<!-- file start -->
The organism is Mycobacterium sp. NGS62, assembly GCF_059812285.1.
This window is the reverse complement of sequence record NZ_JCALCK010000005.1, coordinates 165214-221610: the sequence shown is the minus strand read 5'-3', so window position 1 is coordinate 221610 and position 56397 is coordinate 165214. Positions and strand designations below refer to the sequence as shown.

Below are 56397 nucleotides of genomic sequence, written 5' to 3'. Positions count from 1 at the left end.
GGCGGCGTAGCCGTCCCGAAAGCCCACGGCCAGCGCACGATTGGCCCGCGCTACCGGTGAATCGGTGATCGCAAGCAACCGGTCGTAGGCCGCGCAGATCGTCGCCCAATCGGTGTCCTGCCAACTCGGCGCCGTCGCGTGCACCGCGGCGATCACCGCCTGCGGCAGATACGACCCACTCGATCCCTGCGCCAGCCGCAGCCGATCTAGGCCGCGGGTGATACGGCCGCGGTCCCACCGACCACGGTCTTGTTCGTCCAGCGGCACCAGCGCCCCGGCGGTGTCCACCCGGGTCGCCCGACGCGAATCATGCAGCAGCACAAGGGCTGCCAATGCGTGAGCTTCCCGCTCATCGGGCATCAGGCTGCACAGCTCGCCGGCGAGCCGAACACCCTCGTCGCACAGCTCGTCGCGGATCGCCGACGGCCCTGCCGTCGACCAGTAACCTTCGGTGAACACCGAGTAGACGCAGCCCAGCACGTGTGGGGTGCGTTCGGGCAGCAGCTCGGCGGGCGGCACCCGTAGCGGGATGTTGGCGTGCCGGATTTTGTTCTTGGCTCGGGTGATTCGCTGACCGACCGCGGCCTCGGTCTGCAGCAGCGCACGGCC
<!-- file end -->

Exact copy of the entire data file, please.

The organism is Mycobacterium sp. NGS62, assembly GCF_059812285.1.
This window is the reverse complement of sequence record NZ_JCALCK010000005.1, coordinates 165214-221610: the sequence shown is the minus strand read 5'-3', so window position 1 is coordinate 221610 and position 56397 is coordinate 165214. Positions and strand designations below refer to the sequence as shown.

Below are 56397 nucleotides of genomic sequence, written 5' to 3'. Positions count from 1 at the left end.
GGCGGCGTAGCCGTCCCGAAAGCCCACGGCCAGCGCACGATTGGCCCGCGCTACCGGTGAATCGGTGATCGCAAGCAACCGGTCGTAGGCCGCGCAGATCGTCGCCCAATCGGTGTCCTGCCAACTCGGCGCCGTCGCGTGCACCGCGGCGATCACCGCCTGCGGCAGATACGACCCACTCGATCCCTGCGCCAGCCGCAGCCGATCTAGGCCGCGGGTGATACGGCCGCGGTCCCACCGACCACGGTCTTGTTCGTCCAGCGGCACCAGCGCCCCGGCGGTGTCCACCCGGGTCGCCCGACGCGAATCATGCAGCAGCACAAGGGCTGCCAATGCGTGAGCTTCCCGCTCATCGGGCATCAGGCTGCACAGCTCGCCGGCGAGCCGAACACCCTCGTCGCACAGCTCGTCGCGGATCGCCGACGGCCCTGCCGTCGACCAGTAACCTTCGGTGAACACCGAGTAGACGCAGCCCAGCACGTGTGGGGTGCGTTCGGGCAGCAGCTCGGCGGGCGGCACCCGTAGCGGGATGTTGGCGTGCCGGATTTTGTTCTTGGCTCGGGTGATTCGCTGACCGACCGCGGCCTCGGTCTGCAGCAGCGCACGGCC